The mechanism by which chronic neuropathic pain develops in dry eye syndrome remains undetermined. This study attempts to shed light on the pathophysiology by inducing aqueous deficiency dry eye, and then assessing downstream effects in the cornea and the trigeminal ganglion. Additionally, the therapeutic effect of pregabalin on pain was evaluated.
A dry eye rat model was used, with unilateral lacrimal gland excision. The frequency of blinking was monitored as a measure of corneal hypersensitivity, as was eye wiping behavior. Markers of corneal epitheliopathy were evaluated as well. Finally, indicators of neuronal activity in the trigeminal nucleus were assessed. Eight weeks after surgery, when chronic dry eye induced pain was established, treatment commenced with hyaluronic acid artificial tears 4 times a day in both eyes, as well as lubricating ointment at bedtime. Systemic pregabalin was delivered in the treatment group but not in the control group, by continuous subcutaneous administration using an implantable micropump.
As expected, lacrimal gland excision reduced tear fluid volume, increased corneal epitheliopathy as measured by Fluorescein score, and increased blinking and eye wiping. Markers of neuronal activity in the trigeminal ganglion were increased in the group that underwent lacrimal gland excision. After initial treatment with artificial tears and lubricating ointment, the addition of pregabalin for 2 weeks reduced blink rate, eye wiping activity, and neuronal activity in the trigeminal nucleus.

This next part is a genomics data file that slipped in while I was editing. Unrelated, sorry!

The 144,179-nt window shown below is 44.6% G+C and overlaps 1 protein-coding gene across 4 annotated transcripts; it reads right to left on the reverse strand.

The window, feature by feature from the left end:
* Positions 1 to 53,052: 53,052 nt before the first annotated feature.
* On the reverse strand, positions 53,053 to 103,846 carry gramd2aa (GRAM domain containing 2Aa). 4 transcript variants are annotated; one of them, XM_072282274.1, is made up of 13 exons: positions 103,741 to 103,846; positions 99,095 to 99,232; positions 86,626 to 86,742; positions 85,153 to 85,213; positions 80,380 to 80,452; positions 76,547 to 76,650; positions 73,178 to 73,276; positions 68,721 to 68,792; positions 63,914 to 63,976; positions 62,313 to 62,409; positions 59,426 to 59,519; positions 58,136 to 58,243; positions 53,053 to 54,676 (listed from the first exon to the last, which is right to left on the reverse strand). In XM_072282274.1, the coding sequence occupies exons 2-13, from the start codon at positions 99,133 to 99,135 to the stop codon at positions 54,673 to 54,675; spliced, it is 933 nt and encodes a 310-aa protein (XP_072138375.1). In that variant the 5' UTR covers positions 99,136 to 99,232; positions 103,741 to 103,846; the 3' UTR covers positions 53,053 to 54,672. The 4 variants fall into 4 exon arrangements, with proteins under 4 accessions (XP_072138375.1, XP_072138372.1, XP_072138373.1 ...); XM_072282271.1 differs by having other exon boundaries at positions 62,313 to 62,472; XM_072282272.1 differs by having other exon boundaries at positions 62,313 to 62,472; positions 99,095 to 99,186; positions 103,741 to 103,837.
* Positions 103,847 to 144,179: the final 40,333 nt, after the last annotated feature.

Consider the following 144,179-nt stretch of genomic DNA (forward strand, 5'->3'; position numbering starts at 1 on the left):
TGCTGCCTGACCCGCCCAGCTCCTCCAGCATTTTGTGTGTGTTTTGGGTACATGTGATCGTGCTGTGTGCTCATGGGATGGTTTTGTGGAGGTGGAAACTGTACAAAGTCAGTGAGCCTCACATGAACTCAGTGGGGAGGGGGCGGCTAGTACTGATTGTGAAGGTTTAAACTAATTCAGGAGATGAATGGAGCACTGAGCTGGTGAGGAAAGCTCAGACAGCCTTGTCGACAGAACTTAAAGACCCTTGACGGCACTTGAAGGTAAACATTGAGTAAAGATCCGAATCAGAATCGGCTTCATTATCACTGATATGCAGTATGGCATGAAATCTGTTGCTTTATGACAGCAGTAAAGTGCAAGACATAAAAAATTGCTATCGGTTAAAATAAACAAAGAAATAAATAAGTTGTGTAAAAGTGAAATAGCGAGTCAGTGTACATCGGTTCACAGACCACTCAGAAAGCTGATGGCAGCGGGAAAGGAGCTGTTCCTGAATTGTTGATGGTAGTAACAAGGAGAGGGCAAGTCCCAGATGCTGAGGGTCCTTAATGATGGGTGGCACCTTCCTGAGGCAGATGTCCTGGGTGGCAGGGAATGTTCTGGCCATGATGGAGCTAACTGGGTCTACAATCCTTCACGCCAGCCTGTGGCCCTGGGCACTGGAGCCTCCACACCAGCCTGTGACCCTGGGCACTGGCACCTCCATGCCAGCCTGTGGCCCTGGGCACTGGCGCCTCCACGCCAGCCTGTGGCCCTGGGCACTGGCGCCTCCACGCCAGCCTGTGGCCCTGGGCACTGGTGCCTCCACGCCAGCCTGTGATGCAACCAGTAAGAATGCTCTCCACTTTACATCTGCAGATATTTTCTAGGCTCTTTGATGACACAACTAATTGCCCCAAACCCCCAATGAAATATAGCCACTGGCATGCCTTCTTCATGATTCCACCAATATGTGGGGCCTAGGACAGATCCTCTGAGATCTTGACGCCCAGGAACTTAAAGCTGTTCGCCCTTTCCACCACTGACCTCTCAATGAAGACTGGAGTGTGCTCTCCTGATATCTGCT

This study did not utilize all contemporary treatments available to clinicians. The model included induction of severe dry eye due to lacrimal gland excision, which does not apply to most dry eye cases seen in clinic. In addition, the experiments were performed for a limited period of time and in rats, so they do not fully mimic the chronicity of dry eye diseases in humans. Finally, unrelated to this basic science study, other clinical trials in more common types of dry eye (for instance, LASIK induced) did not demonstrate any benefit in pregabalin treatment on dry eye symptoms or severity.
This study raises the possibility that pregabalin may have a role in treating the neuropathic element in chronic, aqueous deficiency dry eye disease, but more clinical correlations are necessary to identify the groups who would benefit the most from this treatment.